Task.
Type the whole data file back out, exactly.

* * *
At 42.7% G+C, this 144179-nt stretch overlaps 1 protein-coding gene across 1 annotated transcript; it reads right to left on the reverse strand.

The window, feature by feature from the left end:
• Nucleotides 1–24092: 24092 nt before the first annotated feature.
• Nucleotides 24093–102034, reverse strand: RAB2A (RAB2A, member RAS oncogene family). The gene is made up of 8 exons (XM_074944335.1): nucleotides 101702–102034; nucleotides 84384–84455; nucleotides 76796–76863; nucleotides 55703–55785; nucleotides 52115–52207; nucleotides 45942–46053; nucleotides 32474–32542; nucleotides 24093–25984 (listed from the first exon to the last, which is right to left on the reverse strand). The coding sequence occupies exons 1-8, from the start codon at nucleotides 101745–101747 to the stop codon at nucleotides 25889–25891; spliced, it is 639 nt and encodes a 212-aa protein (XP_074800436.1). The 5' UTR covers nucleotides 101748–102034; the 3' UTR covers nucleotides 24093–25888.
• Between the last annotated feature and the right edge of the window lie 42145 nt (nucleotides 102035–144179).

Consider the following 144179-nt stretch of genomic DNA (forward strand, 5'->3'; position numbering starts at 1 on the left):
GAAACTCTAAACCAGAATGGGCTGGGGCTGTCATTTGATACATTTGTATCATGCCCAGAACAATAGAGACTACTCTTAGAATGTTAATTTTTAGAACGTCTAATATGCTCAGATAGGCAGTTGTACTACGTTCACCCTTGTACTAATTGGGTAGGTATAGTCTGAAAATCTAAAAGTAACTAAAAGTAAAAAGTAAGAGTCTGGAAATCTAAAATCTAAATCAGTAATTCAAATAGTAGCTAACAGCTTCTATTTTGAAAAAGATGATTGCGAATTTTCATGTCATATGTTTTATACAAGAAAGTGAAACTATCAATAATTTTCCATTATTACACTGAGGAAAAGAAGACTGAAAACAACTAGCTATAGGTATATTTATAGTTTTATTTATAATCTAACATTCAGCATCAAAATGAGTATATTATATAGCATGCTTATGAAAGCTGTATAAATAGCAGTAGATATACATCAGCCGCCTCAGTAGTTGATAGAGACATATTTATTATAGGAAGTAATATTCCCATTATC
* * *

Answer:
At 42.7% G+C, this 144179-nt stretch overlaps 1 protein-coding gene across 1 annotated transcript; it reads right to left on the reverse strand.

The window, feature by feature from the left end:
• Nucleotides 1–24092: 24092 nt before the first annotated feature.
• Nucleotides 24093–102034, reverse strand: RAB2A (RAB2A, member RAS oncogene family). The gene is made up of 8 exons (XM_074944335.1): nucleotides 101702–102034; nucleotides 84384–84455; nucleotides 76796–76863; nucleotides 55703–55785; nucleotides 52115–52207; nucleotides 45942–46053; nucleotides 32474–32542; nucleotides 24093–25984 (listed from the first exon to the last, which is right to left on the reverse strand). The coding sequence occupies exons 1-8, from the start codon at nucleotides 101745–101747 to the stop codon at nucleotides 25889–25891; spliced, it is 639 nt and encodes a 212-aa protein (XP_074800436.1). The 5' UTR covers nucleotides 101748–102034; the 3' UTR covers nucleotides 24093–25888.
• Between the last annotated feature and the right edge of the window lie 42145 nt (nucleotides 102035–144179).

Consider the following 144179-nt stretch of genomic DNA (forward strand, 5'->3'; position numbering starts at 1 on the left):
GAAACTCTAAACCAGAATGGGCTGGGGCTGTCATTTGATACATTTGTATCATGCCCAGAACAATAGAGACTACTCTTAGAATGTTAATTTTTAGAACGTCTAATATGCTCAGATAGGCAGTTGTACTACGTTCACCCTTGTACTAATTGGGTAGGTATAGTCTGAAAATCTAAAAGTAACTAAAAGTAAAAAGTAAGAGTCTGGAAATCTAAAATCTAAATCAGTAATTCAAATAGTAGCTAACAGCTTCTATTTTGAAAAAGATGATTGCGAATTTTCATGTCATATGTTTTATACAAGAAAGTGAAACTATCAATAATTTTCCATTATTACACTGAGGAAAAGAAGACTGAAAACAACTAGCTATAGGTATATTTATAGTTTTATTTATAATCTAACATTCAGCATCAAAATGAGTATATTATATAGCATGCTTATGAAAGCTGTATAAATAGCAGTAGATATACATCAGCCGCCTCAGTAGTTGATAGAGACATATTTATTATAGGAAGTAATATTCCCATTATC